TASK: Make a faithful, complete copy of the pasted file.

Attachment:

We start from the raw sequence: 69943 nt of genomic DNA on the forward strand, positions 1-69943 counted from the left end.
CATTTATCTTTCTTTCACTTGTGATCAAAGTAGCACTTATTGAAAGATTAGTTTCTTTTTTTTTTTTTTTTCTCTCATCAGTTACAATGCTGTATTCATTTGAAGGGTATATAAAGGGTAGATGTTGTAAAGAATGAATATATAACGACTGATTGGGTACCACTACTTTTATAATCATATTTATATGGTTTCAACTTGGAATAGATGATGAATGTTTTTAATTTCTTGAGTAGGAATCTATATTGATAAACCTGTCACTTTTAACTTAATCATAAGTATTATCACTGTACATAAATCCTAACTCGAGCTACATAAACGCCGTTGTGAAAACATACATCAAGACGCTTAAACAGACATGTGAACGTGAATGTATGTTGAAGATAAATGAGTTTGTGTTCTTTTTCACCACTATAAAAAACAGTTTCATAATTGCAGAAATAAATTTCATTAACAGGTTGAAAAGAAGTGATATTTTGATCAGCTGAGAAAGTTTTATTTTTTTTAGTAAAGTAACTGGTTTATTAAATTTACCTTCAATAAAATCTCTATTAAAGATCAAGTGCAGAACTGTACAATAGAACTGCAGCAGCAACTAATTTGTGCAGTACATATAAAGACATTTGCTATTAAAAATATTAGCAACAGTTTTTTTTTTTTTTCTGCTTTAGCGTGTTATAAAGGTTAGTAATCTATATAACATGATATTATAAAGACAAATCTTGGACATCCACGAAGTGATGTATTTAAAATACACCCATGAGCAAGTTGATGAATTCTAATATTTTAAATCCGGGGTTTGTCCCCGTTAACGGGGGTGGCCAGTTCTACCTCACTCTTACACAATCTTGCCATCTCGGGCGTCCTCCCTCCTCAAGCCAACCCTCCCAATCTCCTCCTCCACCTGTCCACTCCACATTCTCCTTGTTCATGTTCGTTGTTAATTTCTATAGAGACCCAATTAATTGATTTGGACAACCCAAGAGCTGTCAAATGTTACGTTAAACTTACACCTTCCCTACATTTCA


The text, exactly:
We start from the raw sequence: 69943 nt of genomic DNA on the forward strand, positions 1-69943 counted from the left end.
CATTTATCTTTCTTTCACTTGTGATCAAAGTAGCACTTATTGAAAGATTAGTTTCTTTTTTTTTTTTTTTTCTCTCATCAGTTACAATGCTGTATTCATTTGAAGGGTATATAAAGGGTAGATGTTGTAAAGAATGAATATATAACGACTGATTGGGTACCACTACTTTTATAATCATATTTATATGGTTTCAACTTGGAATAGATGATGAATGTTTTTAATTTCTTGAGTAGGAATCTATATTGATAAACCTGTCACTTTTAACTTAATCATAAGTATTATCACTGTACATAAATCCTAACTCGAGCTACATAAACGCCGTTGTGAAAACATACATCAAGACGCTTAAACAGACATGTGAACGTGAATGTATGTTGAAGATAAATGAGTTTGTGTTCTTTTTCACCACTATAAAAAACAGTTTCATAATTGCAGAAATAAATTTCATTAACAGGTTGAAAAGAAGTGATATTTTGATCAGCTGAGAAAGTTTTATTTTTTTTAGTAAAGTAACTGGTTTATTAAATTTACCTTCAATAAAATCTCTATTAAAGATCAAGTGCAGAACTGTACAATAGAACTGCAGCAGCAACTAATTTGTGCAGTACATATAAAGACATTTGCTATTAAAAATATTAGCAACAGTTTTTTTTTTTTTTCTGCTTTAGCGTGTTATAAAGGTTAGTAATCTATATAACATGATATTATAAAGACAAATCTTGGACATCCACGAAGTGATGTATTTAAAATACACCCATGAGCAAGTTGATGAATTCTAATATTTTAAATCCGGGGTTTGTCCCCGTTAACGGGGGTGGCCAGTTCTACCTCACTCTTACACAATCTTGCCATCTCGGGCGTCCTCCCTCCTCAAGCCAACCCTCCCAATCTCCTCCTCCACCTGTCCACTCCACATTCTCCTTGTTCATGTTCGTTGTTAATTTCTATAGAGACCCAATTAATTGATTTGGACAACCCAAGAGCTGTCAAATGTTACGTTAAACTTACACCTTCCCTACATTTCA